Discussion in 'Cephalopod Fossils' started by Hajar, Jan 6, 2011.
Just saw this on synchrotron imaging of ammonite mouthparts.
Great stuff Hajar!!
Stuck by Kevin, tweeted by me - thanks Hajar!
Love the London bus smiley; it was only a matter of time. :)
This has got to be the most astounding image of ammonite 'teeth' yet revealed - surely. I wonder how they compare to Nautilus radula teeth?
A nice little video is available here that helps make sense of the position of the teeth:
Amazing. Had to watch that one twice to wrap my brain around it. Very cool - thanks Phil!
"Outside of cephalopods, the radula in Baculites most closely resembles that in heteropod mollusks (multicuspidate, with sabrelike marginal teeth); they feed on plankton and gelatinous prey (18)."
Cool stuff. Bootleg PDF attached.
A few cephalopod radula images...
The top image is a Nautilus radula, the bottom is octopus.
Another article for those who really want to learn about cephalopod radula...
Thanks for the papers CG and Hal.
This leads to speculation on the arms and webbing... a large net to capture plankton? Or dangling down like Jellyfish with some kind of stickum?
Yes, thanks Hallucigenia and cuttlegirl for the papers.
The images are wonderful.
Overall this supports the consensus of the past couple of decades (e.g. Morton & Nixon 1987, Seilacher 1983, Kennedy et al. 2002, etc.), so no great revelations here. I don't remember seeing the link between diet and end-Cretaceous extinction spelled out before though (scavenging nautilids sail right through).
This was Morton & Nixon (1987): ".. the function of the large shovel-like lower jaw was the collection of large numbers of small prey. The bluntness of the beaks makes them unsuitable for biting (KAISER & LEHMANN, 1971, 29–30), and the apparent absence of distinctive areas of either lower or upper jaw for insertion of strong muscles indicates that a crushing or shearing action is unlikely. However, the broad rounded surfaces of the lower and upper jaws brought closer together by vertical and/or lateral movement to one another would, together with the actions of the buccal complex, provide an ideal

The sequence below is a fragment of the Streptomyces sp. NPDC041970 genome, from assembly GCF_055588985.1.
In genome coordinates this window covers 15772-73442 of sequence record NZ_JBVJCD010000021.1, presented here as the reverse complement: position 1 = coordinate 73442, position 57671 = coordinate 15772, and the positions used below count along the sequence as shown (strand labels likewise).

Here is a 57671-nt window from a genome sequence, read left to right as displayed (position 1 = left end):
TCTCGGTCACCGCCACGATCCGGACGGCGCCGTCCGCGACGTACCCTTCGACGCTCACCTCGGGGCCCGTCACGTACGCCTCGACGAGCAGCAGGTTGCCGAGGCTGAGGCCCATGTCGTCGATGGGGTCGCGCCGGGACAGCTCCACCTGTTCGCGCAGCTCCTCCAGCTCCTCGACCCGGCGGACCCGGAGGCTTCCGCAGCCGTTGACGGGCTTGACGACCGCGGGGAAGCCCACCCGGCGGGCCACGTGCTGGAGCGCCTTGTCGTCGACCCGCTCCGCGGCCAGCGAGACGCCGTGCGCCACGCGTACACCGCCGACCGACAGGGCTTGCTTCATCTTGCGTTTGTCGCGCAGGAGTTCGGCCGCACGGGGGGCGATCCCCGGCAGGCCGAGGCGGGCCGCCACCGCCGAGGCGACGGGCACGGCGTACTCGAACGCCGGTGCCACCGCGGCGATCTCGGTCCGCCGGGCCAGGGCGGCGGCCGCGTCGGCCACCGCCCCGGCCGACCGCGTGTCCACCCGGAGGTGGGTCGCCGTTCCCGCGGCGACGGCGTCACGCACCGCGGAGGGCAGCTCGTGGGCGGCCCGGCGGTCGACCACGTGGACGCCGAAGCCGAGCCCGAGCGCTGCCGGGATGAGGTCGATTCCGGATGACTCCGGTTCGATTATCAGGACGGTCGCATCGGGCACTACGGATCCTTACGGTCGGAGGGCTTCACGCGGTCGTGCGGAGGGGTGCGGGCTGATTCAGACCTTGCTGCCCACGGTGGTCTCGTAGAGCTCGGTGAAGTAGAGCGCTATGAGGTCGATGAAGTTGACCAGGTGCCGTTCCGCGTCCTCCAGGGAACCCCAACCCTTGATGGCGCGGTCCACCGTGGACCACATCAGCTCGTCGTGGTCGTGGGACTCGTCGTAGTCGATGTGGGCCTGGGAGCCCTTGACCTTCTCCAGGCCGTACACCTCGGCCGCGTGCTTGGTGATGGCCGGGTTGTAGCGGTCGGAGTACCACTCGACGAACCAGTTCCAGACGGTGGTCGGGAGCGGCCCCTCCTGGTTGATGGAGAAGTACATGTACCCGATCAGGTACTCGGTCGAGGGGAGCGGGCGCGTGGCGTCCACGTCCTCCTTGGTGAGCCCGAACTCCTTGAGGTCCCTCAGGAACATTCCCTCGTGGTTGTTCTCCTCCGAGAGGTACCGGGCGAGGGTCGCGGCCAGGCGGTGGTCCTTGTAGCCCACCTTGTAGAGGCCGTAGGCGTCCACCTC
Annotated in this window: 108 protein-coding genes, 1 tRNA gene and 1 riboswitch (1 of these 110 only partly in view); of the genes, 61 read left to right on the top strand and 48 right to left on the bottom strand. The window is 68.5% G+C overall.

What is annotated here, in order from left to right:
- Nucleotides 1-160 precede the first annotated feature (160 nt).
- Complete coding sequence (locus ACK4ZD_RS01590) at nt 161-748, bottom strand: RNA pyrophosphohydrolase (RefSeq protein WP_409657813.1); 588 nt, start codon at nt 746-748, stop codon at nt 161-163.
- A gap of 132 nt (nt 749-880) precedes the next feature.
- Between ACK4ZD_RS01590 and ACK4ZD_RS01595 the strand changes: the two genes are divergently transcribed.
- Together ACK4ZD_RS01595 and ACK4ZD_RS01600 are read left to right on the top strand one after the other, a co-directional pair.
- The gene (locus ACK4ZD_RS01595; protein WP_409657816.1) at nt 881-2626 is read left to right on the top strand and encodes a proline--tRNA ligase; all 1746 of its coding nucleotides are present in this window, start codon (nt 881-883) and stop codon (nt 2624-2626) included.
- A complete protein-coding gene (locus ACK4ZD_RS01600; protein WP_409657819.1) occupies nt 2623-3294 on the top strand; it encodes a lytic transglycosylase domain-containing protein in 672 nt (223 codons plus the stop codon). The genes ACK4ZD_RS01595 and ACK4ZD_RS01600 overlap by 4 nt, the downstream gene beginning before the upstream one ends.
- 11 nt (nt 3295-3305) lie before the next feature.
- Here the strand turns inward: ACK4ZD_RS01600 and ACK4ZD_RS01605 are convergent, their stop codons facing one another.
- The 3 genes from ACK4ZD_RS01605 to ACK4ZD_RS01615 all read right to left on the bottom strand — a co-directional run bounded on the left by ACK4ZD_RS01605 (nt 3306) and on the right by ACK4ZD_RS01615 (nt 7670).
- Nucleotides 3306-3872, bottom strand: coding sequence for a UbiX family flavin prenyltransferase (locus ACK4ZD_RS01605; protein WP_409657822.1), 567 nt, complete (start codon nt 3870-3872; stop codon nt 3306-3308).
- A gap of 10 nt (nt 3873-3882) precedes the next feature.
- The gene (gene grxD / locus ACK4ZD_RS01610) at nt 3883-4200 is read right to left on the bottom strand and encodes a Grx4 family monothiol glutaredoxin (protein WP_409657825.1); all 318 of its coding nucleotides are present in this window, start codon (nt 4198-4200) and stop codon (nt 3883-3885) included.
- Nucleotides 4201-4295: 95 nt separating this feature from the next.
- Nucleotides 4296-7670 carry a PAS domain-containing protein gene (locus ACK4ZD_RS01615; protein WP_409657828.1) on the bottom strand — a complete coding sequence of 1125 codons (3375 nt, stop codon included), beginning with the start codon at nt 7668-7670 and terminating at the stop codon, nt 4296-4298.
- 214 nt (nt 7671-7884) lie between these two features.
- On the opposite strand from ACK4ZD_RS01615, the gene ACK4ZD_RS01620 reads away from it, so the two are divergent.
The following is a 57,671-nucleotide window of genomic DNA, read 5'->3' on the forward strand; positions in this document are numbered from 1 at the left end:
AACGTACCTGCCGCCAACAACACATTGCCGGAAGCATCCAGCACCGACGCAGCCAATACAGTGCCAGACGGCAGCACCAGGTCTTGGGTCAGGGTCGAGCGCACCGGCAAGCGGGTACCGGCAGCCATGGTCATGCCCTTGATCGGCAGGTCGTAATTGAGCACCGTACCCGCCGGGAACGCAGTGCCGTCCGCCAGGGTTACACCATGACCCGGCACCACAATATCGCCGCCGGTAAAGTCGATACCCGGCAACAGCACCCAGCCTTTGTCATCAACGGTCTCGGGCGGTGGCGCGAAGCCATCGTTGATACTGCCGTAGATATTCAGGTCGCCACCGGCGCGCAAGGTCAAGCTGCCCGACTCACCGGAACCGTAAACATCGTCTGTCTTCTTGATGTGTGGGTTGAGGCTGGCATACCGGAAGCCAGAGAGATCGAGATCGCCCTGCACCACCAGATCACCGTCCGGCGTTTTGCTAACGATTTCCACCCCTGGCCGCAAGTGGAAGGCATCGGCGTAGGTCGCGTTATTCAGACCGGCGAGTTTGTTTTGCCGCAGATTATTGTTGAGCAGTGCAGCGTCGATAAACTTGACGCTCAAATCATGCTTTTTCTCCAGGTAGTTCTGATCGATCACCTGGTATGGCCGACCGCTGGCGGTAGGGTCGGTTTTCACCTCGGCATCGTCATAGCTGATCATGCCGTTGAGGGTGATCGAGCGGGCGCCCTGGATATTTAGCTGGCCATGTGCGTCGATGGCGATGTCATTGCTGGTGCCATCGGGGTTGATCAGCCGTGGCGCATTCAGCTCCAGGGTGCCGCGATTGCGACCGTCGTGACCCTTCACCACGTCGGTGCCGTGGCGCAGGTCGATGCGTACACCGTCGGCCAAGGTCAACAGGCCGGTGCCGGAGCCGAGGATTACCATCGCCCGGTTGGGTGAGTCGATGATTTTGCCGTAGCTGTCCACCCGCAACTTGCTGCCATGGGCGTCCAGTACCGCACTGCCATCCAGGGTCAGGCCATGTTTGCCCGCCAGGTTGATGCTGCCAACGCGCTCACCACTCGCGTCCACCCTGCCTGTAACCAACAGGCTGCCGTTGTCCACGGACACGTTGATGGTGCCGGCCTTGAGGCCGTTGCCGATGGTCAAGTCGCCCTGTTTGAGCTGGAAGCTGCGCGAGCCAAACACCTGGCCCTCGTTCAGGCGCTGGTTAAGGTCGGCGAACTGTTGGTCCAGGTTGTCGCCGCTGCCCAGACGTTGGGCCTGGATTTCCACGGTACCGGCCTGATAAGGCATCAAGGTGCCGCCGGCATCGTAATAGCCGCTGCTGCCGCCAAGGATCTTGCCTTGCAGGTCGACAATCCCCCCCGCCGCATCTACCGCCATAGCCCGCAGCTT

mechanism for the expulsion of large volumes of water while retaining trapped prey.”
Seilacher (2007), (in your trace fossil book, Kevin) writes " .. no one has ever found impressions of the arms, which were probably reduced to a delicate filter fan."
This is definitely the microscope of the future! With on-line media sharing so wide spread, hopefully we will see more rederings like this of all sorts of things. Hopefully it will be like sonograms and become a must have for many labs.
It is a wonderful tool D. See this from a few years ago on imaging of fossil insects in opaque amber.
Great thread, so much to learn!
This was really interesting. I wasn't aware that despite the abundance of ammonite fossils, we know so very little about them or their life history.
i must say, the radular teeth of this baculite look a lot like the teeth of conodont fish http://www.lifebeforethedinosaurs.com/2011/12/conodonta.html
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